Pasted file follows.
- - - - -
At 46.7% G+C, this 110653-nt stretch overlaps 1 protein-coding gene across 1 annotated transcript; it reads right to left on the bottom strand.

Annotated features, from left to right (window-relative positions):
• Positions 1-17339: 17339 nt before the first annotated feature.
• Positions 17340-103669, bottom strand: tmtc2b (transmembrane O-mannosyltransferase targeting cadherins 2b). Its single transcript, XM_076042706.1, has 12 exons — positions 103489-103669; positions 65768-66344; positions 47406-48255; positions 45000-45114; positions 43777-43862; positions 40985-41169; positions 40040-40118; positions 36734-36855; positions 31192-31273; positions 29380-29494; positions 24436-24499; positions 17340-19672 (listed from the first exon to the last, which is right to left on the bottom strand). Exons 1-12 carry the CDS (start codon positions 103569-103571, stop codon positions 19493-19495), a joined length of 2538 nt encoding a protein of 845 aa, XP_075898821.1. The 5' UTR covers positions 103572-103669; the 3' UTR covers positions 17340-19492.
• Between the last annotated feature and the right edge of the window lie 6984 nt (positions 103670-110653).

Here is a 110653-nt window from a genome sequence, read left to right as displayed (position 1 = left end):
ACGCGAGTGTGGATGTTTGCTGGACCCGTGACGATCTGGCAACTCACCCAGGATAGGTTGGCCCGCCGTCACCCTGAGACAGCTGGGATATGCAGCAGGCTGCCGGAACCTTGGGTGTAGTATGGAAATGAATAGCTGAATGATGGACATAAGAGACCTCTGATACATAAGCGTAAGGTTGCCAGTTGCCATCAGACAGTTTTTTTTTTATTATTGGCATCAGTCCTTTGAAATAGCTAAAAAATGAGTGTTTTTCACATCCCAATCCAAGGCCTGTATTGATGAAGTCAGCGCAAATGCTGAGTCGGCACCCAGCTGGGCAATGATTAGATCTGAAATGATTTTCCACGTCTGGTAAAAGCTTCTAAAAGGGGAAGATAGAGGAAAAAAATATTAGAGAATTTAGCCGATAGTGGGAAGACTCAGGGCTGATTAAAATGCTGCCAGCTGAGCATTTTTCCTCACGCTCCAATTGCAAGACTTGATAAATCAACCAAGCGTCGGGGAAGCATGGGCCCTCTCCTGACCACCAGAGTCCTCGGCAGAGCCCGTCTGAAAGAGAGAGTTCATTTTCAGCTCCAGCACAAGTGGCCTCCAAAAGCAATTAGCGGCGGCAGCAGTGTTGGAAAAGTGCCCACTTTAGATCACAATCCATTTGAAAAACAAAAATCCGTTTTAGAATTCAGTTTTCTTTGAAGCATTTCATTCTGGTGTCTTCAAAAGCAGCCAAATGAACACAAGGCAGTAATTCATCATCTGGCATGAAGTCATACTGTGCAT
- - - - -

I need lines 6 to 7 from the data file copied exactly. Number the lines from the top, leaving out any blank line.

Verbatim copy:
Here is a 110653-nt window from a genome sequence, read left to right as displayed (position 1 = left end):
ACGCGAGTGTGGATGTTTGCTGGACCCGTGACGATCTGGCAACTCACCCAGGATAGGTTGGCCCGCCGTCACCCTGAGACAGCTGGGATATGCAGCAGGCTGCCGGAACCTTGGGTGTAGTATGGAAATGAATAGCTGAATGATGGACATAAGAGACCTCTGATACATAAGCGTAAGGTTGCCAGTTGCCATCAGACAGTTTTTTTTTTATTATTGGCATCAGTCCTTTGAAATAGCTAAAAAATGAGTGTTTTTCACATCCCAATCCAAGGCCTGTATTGATGAAGTCAGCGCAAATGCTGAGTCGGCACCCAGCTGGGCAATGATTAGATCTGAAATGATTTTCCACGTCTGGTAAAAGCTTCTAAAAGGGGAAGATAGAGGAAAAAAATATTAGAGAATTTAGCCGATAGTGGGAAGACTCAGGGCTGATTAAAATGCTGCCAGCTGAGCATTTTTCCTCACGCTCCAATTGCAAGACTTGATAAATCAACCAAGCGTCGGGGAAGCATGGGCCCTCTCCTGACCACCAGAGTCCTCGGCAGAGCCCGTCTGAAAGAGAGAGTTCATTTTCAGCTCCAGCACAAGTGGCCTCCAAAAGCAATTAGCGGCGGCAGCAGTGTTGGAAAAGTGCCCACTTTAGATCACAATCCATTTGAAAAACAAAAATCCGTTTTAGAATTCAGTTTTCTTTGAAGCATTTCATTCTGGTGTCTTCAAAAGCAGCCAAATGAACACAAGGCAGTAATTCATCATCTGGCATGAAGTCATACTGTGCAT